"Each person is entitled to his fair share of global atmospheric space," China's chief climate negotiator Yu Qingtai said Wednesday, publicly placing for the first time Chinese support to this concept formulated by India's Prime Minister Manmohan Singh.
As the Sep 28-Oct 9 talks here in preparation for this December's climate summit in Copenhagen threatened to get nowhere due to acrimony between developed and developing countries, Yu said, "The (greenhouse gas) emission aggregate of a country does not stand alone. Each person is entitled to his fair share of global atmospheric space.
"China has 1.3 billion people. It is more appropriate and fair to look at (emissions on) per capita basis. That will give you four tonnes per person per year for China, one third of that of developed countries."
India's per capita emission is just over one tonne per year, while it is about 20 tonnes in the US and 12 in the European Union. In 2007, Manmohan Singh had proposed that per capita emissions be equalised, and later committed that India would never exceed the per capita emission in industrialised countries.
But industrialised countries have been insisting on looking at the total greenhouse gas (GHG) emissions of countries, by which China overtook the US in 2007 to become the world's worst polluter. India is in fifth place.
However, industrialised countries have emitted almost all the extra GHG - mainly carbon dioxide - now in the atmosphere, over the past two and a half centuries.
Pointing this out, Yu said: "Climate change was created by developed countries. They created the problem and developing countries are the victims. In all fairness we can't sit here today and say everybody should make an effort. There has to be differentiation between those who created the problem and others."
Yu was speaking at a media clinic organised by the Climate Change Media Partnership and the UN Framework Convention on Climate Change (UNFCCC). On the same panel, Karl Falkenberg of the European Commission reacted by saying the Chinese proposal would give more people "a right to pollute", an observation that drew a sharp reaction from Yu.
China's top climate negotiator pointed out that even today, 20 percent of the world's population living in industrialised countries contribute 70-80 percent of all the GHG emissions that are leading to climate change - which is already reducing farm output, making droughts, floods and storms more frequent and more severe, and raising the sea level, with developing countries bearing the brunt of the effects.
The panel also showed up the division between developed and developing countries over continuing with the Kyoto Protocol - the current international treaty to fight global warming, under which industrialised countries have to reduce their GHG emissions by over five percent by 2012, compared to 1990, while there is no legal obligation on developing countries to reduce or cap their GHG emissions.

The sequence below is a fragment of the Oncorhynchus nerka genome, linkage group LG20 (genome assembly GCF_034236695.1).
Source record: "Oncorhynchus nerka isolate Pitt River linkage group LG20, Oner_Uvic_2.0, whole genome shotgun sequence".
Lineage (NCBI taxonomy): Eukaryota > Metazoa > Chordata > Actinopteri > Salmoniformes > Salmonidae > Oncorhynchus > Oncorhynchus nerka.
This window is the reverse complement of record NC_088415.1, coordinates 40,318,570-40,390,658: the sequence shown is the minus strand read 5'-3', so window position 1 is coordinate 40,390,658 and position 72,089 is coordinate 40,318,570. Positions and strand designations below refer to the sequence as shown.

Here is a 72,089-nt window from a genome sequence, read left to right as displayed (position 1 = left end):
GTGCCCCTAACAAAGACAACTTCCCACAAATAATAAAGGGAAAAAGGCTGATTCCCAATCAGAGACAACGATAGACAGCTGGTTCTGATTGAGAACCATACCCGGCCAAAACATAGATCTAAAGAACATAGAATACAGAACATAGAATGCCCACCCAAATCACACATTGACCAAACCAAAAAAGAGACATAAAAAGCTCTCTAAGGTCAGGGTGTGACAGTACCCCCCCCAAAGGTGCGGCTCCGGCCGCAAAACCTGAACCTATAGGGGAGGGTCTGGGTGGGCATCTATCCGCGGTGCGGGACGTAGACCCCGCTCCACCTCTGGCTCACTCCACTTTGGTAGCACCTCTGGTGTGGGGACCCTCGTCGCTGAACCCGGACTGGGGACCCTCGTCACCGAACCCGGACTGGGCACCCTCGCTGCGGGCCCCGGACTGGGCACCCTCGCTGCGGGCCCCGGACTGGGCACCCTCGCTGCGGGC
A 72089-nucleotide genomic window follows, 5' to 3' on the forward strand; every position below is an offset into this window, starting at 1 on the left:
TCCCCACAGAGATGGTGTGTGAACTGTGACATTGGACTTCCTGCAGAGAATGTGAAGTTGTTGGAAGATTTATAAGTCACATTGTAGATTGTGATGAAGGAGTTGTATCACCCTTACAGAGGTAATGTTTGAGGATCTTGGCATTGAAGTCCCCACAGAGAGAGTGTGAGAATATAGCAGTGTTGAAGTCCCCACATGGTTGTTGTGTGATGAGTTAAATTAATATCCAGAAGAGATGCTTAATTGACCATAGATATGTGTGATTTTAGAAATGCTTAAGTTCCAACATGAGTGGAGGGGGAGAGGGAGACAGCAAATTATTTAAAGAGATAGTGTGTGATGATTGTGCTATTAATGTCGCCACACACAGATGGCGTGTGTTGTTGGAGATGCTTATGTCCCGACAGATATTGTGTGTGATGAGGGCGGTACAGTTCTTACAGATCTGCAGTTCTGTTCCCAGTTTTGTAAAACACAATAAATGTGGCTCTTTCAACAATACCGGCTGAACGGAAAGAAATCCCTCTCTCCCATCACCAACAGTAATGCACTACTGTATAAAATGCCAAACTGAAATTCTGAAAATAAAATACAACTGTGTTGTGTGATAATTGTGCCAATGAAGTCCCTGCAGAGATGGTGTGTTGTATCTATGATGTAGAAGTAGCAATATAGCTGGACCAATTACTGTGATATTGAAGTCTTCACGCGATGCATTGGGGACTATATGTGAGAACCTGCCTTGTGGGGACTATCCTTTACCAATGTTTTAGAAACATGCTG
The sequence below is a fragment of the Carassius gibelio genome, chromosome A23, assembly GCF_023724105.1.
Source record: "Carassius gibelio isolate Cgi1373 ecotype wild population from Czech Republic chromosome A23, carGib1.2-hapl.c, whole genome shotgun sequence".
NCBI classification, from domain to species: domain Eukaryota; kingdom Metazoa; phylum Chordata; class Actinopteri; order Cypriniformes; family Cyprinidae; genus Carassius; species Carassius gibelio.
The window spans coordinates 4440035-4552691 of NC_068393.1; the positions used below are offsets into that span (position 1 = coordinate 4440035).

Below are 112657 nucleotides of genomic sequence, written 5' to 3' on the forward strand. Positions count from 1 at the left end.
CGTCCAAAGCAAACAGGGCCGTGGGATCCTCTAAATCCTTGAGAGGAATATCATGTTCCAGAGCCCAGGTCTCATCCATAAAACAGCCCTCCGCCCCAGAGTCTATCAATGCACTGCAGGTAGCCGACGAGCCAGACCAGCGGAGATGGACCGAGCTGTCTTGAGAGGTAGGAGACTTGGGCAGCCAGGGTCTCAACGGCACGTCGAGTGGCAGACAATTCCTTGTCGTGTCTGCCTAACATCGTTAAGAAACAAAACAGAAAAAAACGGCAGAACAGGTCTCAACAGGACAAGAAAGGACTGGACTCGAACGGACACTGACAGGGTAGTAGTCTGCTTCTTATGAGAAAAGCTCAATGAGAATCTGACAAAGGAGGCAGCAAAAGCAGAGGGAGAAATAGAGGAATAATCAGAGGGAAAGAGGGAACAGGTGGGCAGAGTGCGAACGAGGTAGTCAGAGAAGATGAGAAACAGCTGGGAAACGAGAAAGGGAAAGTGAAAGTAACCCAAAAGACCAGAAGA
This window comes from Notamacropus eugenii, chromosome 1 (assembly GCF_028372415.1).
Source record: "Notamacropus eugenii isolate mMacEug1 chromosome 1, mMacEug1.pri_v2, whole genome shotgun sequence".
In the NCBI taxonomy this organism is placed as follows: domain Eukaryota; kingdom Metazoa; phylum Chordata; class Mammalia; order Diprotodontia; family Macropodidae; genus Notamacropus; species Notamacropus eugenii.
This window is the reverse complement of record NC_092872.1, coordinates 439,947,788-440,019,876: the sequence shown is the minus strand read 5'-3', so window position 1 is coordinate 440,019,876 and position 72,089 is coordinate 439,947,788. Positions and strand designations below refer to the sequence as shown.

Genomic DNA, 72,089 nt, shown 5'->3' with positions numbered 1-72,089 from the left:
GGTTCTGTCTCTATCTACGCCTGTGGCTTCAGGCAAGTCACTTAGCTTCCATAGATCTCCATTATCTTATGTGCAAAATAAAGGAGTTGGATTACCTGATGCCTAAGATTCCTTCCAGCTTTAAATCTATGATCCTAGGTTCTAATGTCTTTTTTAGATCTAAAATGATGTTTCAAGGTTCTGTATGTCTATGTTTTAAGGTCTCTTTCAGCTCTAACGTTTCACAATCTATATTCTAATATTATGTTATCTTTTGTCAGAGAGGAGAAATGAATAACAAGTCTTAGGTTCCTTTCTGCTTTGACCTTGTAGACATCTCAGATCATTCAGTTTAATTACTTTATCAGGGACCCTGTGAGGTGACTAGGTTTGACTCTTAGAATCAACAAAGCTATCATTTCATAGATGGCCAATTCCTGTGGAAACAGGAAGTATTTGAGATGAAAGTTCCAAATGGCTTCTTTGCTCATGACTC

Falkenberg said global warming could be fought "only if we widen participation - with the US on one hand, and emerging large emitters (read China and India) on the other". Chief US climate negotiator Jonathan Pershing supported him, saying even if all industrialised countries reduced their GHG emissions, it would not solve the global warming problem without action by large developing countries.
While saying that a "legally binding agreement should include action by developing countries", Pershing acknowledged that major emerging economies such as China, India, Brazil and South Africa were already doing a lot to reduce the rise in their GHG emissions.
"We're not asking them (the emerging economies) to commit to the outcome, but only to the action, while we have to commit to the outcome," Pershing said. India's Minister of State for Environment and Forests Jairam Ramesh has said recently India was willing to report these actions more regularly to the UNFCCC, an offer echoed here Wednesday by the country's chief climate negotiator Shyam Saran.
Falkenberg said: "It is very unlikely that the US will join the Kyoto Protocol. But we are working very closely with the US to create a legal framework that the US and large developing countries can join."
But the opposition of developing countries to any attempt to derail the Kyoto Protocol remains as strong as before. As Yu put it: "There are two sets of wheels in this vehicle (UNFCCC and the protocol). Now some people are trying to take away one set of wheels. And you know what happens when that is done."